Esther 6:13:
…"If Mordecai, before whom you have begun to fall, is of Jewish descent, you will not prevail against him but will surely fall before him."

While Haman is gloating on his good fortune, the King is having a restless night. This is from the Lord. In despair of sleep, he orders documents that chronical the loyalty of Mordecai in savings the King's life. Finding no honor has been bestowed on this righteous subject, he determines to ply Haman as to the means of doing so.

Little did Haman reckon that as he spelled out his fantasy of greatness and the accompanying honor, that it was not for him. What he envisioned for himself, would be afforded Mordecai. It is comical to see Haman leading the parade of a "be-knighted" Mordecai into a crowded public place of honor, while Mordecai was wearing the garments of the King and riding the finest of steeds. Humiliation must have consumed him, but no one deserved it more.

Esther 6:12:
Afterward Mordecai went back to the king's gate. But Haman hurried to his house, mourning and with his head covered.

The drop is about to fall. As soon as his wife prophesies, the attendants of the King arrive to transport him to the banquet at the palace. He has no time to respond to Zeresh.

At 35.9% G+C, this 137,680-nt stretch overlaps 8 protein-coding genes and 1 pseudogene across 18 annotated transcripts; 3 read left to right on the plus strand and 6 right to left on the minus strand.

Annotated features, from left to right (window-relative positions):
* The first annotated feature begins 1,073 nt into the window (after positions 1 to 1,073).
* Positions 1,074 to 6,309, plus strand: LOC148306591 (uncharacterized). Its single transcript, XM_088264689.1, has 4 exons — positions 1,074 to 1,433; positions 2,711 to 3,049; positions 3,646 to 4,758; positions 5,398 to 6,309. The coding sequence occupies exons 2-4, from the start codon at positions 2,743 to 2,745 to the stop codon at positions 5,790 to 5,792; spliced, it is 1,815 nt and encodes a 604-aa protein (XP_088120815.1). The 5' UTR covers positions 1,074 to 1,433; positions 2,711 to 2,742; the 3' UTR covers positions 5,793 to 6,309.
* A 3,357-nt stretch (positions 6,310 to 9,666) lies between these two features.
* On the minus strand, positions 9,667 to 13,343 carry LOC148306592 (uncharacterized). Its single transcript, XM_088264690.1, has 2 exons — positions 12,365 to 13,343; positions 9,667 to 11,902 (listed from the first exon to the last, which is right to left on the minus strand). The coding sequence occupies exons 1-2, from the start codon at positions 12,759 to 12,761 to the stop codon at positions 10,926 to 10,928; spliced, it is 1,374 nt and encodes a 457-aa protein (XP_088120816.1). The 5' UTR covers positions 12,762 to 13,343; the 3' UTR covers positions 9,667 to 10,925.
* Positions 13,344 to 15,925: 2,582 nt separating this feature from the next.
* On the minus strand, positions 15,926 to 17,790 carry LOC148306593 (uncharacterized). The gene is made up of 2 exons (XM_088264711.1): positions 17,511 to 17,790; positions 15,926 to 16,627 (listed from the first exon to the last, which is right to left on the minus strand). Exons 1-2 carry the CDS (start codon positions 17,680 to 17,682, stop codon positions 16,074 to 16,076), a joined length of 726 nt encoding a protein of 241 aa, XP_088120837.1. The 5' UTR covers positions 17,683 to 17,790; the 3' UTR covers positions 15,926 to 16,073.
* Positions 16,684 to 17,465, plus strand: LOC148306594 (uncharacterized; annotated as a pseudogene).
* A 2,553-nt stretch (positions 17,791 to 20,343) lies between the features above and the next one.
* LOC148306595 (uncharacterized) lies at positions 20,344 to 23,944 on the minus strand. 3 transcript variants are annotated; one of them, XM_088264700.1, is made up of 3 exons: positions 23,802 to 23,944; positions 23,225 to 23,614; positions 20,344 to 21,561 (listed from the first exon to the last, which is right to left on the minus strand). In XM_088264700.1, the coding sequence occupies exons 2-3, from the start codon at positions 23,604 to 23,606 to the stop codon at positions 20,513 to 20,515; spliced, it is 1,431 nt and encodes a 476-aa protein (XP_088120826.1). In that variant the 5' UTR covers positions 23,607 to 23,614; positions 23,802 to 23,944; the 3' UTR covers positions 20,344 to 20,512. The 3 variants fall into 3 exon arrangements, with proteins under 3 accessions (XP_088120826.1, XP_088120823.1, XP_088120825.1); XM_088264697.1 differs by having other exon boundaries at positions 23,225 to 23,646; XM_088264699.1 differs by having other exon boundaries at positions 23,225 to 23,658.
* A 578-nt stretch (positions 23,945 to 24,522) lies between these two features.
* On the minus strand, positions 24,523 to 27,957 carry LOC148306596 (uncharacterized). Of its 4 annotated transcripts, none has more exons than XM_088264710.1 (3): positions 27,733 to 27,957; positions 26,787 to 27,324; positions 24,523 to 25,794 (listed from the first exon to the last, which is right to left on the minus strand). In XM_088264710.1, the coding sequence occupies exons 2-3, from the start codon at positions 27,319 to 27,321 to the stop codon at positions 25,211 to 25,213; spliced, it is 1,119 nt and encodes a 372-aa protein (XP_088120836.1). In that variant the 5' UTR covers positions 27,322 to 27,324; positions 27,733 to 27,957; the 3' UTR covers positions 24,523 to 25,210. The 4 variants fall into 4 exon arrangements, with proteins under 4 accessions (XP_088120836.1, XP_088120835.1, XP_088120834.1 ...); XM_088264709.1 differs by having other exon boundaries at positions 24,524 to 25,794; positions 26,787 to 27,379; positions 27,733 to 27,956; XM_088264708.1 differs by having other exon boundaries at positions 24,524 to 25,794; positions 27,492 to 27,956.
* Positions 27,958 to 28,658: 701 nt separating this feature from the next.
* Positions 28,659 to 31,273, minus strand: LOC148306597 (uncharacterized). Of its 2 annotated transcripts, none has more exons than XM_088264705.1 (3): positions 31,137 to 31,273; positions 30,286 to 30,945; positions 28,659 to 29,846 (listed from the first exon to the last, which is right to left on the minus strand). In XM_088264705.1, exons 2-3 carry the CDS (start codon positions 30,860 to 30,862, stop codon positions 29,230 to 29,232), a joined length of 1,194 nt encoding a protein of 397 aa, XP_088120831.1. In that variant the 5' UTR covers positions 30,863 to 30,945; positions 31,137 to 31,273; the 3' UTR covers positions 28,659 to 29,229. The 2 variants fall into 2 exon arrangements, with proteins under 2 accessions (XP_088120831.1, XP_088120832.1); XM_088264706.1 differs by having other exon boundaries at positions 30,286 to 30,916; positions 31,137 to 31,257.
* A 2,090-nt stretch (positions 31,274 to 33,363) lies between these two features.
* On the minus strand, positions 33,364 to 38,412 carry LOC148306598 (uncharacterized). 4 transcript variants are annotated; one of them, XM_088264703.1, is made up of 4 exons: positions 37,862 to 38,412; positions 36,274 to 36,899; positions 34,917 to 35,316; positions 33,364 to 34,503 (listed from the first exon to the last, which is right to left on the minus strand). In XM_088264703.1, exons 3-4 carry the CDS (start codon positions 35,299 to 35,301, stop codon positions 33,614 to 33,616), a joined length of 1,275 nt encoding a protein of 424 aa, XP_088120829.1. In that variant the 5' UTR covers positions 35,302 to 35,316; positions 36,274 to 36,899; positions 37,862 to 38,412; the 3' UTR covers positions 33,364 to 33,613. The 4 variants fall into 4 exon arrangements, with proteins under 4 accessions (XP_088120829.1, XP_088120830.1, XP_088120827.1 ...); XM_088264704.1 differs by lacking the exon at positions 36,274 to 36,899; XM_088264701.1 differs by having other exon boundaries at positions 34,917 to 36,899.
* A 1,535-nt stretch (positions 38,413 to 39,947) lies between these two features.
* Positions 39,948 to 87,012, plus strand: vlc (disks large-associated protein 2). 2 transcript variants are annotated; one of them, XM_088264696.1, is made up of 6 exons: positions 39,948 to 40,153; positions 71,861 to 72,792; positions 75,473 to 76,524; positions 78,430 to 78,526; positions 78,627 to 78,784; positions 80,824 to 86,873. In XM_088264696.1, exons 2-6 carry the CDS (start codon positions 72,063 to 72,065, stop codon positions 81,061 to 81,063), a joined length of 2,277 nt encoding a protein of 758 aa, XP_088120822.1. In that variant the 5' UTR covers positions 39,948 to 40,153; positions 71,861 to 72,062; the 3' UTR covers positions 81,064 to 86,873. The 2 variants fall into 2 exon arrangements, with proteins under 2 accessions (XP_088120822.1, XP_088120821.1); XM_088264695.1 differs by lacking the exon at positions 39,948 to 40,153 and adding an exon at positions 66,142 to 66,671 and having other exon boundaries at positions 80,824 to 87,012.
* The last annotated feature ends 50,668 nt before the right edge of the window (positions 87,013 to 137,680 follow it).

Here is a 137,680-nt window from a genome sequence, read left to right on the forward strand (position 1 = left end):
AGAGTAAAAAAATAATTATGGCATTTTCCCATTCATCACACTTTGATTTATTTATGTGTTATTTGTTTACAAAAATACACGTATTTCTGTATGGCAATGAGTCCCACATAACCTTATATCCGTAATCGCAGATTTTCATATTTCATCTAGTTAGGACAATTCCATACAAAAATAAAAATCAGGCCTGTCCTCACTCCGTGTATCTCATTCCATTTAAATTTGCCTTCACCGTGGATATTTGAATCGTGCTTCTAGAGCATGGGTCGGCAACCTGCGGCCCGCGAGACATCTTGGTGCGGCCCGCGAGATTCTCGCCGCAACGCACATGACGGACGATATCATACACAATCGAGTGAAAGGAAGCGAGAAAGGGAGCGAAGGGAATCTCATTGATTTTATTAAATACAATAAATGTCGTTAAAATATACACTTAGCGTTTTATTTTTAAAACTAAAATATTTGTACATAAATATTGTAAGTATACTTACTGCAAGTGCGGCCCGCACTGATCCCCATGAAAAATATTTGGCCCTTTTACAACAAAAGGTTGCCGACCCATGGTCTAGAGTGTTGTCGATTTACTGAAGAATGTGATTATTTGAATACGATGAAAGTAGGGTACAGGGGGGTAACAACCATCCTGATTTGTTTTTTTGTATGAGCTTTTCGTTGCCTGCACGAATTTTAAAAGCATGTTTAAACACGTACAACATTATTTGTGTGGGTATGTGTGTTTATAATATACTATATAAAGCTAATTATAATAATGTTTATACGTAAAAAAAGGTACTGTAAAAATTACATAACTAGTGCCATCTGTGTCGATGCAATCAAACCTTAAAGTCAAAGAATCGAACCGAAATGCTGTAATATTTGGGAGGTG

At the banquet, the King plies Esther about the petition she had delayed to this time. God's perfect time had come.

Esther 7:1-10:
So, the king and Haman went to dine with Queen Esther. 2 And on the second day, at the banquet of wine, the king again said to Esther, "What is your petition, Queen Esther? It shall be granted you. And what is your request, up to half the kingdom? It shall be done!"

3 Then Queen Esther answered and said, "If I have found favor in your sight, O king, and if it pleases the king, let my life be given me at my petition, and my people at my request. 4 For we have been sold, my people and I, to be destroyed, to be killed, and to be annihilated. Had we been sold as male and female slaves, I would have held my tongue, although the enemy could never compensate for the king's loss."

5 So King Ahasuerus answered and said to Queen Esther, "Who is he, and where is he, who would dare presume in his heart to do such a thing?"

6 And Esther said, "The adversary and enemy is this wicked Haman!"

So, Haman was terrified before the king and queen.